The Case For Bryce-For-Giancarlo

Ok, yeah, it sounds ridiculous. But as we dive into the GM Meetings, before the pieces start moving, it’s fun to deal with the ridiculous. So let’s.

The biggest story, which feels like it’s going to drag into spring training when some team can barely contain their giggles as they give the Marlins five cents on the dollar and get the Marlins to eat most of that ridiculous contract just so Derek Jeter can claim he did something, is going to be Giancarlo Stanton. And yet his market is already dwindling. It was reported today that he won’t accept a trade to Boston or St. Louis, which are only two of a handful of teams that could even consider taking this on. The Yankees don’t need him, nor do the Dodgers (though I suppose they could flip Puig over to left to accommodate Giancarlo, but that seems like a a lot maneuvering for a team that just won 104 games).

So where else?

The Cubs aren’t a contender, even if they do dream about a right field replacement for Jason Heyward (and there may be one they’re dreaming about, and he’s part of this article). The Mets? Ha, that’s funny. They’re hardly any big market teams left. The Rangers? Doesn’t seem like it, even if Choo is a million years old.

Which brings us to the Nationals. They face a crisis. Bryce Harper is in a walk-year. It seems a fait accompli that he’s walking next winter, be it to the Bronx or the Northside or wherever he feels. When Harper goes, he kind of takes a good portion of the Nationals’ chances with him. But it doesn’t have to be that way.

You have to believe the Nationals aren’t going to let Harper walk without a fight. So they must be budgeting for some kind of 10-year, $400 million offer, or whatever it might take. You know you’re making it, and you know what you’re going to do if he actually signs it.

So in that sense, Giancarlo Stanton is cheaper than Harper. Yes, he’s older by three years, but in reality he’s not much that worse. While Harper is the better player, it’s not by as much as you’d think, thanks to injuries. Harper only has one 6.0+ WAR season, his MVP season of 2015. Stanton has two of those years, including last year, and another 5.6 WAR season. No, Stanton isn’t exactly durable either, In the past six years, or all of Harper’s career, Stanton has played 32 games less than Harper. That’s six per season. It’s not a lot.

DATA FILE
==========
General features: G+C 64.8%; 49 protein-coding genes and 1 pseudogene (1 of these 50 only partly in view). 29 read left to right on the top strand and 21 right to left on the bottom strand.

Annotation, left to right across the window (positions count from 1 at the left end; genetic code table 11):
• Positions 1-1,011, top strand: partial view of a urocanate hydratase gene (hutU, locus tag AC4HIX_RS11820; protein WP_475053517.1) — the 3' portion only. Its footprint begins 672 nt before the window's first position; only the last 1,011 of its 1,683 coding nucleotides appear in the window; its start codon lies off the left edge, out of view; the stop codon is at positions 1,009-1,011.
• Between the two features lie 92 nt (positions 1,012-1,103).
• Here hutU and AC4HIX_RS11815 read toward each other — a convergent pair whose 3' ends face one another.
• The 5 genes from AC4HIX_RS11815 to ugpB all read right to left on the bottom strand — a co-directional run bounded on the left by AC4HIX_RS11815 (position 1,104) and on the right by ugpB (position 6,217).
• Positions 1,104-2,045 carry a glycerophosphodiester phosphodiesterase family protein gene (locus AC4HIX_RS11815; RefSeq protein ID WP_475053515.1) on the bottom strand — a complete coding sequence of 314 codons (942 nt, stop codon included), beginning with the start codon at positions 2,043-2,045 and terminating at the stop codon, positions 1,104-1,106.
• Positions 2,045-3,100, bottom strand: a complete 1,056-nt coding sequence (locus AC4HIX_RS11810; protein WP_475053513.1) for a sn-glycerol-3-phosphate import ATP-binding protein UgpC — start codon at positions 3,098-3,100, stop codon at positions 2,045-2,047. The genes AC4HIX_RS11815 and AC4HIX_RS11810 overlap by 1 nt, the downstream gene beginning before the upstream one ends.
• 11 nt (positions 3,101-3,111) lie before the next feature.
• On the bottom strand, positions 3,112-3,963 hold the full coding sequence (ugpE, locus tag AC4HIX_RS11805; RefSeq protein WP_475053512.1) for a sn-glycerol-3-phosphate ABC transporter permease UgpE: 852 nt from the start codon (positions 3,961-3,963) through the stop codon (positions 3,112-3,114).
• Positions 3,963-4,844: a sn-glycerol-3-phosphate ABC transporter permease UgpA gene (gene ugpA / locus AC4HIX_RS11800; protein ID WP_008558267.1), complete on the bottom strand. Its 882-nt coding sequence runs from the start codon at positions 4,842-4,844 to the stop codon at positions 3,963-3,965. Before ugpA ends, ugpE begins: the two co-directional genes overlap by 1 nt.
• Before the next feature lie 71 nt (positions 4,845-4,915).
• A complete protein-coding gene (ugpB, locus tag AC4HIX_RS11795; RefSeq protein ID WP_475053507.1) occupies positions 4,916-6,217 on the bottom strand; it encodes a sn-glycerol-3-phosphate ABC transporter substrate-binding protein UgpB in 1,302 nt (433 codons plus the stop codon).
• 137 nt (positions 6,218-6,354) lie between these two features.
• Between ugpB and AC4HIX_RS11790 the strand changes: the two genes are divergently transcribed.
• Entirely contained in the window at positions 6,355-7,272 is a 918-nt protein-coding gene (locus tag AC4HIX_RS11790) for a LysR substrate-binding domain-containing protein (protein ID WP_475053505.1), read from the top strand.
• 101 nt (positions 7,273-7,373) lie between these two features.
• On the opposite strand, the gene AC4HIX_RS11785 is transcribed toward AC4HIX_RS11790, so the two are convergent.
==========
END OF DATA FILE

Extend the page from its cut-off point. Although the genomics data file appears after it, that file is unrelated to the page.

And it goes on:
No, Stanton isn’t the defensive player that Harper is, or was, but he was actually a better defensive player than Harper in right field last year. Harper’s defensive abilities have always been a touch overrated.

When healthy, Harper is the total hitter, where Stanton is more of a slugger. Still, overall, Stanton career +144 wRC+ is better than Harper’s 141. And if you’re getting someone cheaper, you accept that he might not be quite as good.

Obviously, it’s not that simple. Max Scherzer’s salary jumps up after next year, though a portion of that is deferred. Gio Gonzalez is a free agent after next year as well, and we know that even mid-rotation starters get PAID on the open market. But Strasburg is locked up, Rendon is still in arbitration, and Zimmerman only has two years left on his deal.

Beyond 2018, the Nats still have a core of Scherzer, Strasburg, Michael Taylor and Trea Turner. It’s not a bad point, and if the Nationals think they can compete after 2018, they have to think about filling in a Harper-sized gap.

You’d only trade for Stanton if you already assume Harper is gone. You’re signing his exit if you trade for Stanton without him being in the deal. Werth is gone now, you could shift one over to left for one, go-for-it season and then try and figure out where you are in 2019 at a later date. You could put Harper into the deal and just figure you’re getting a cheaper contract long term.

Plus, it would just be fun. And that’s what we’re after here.


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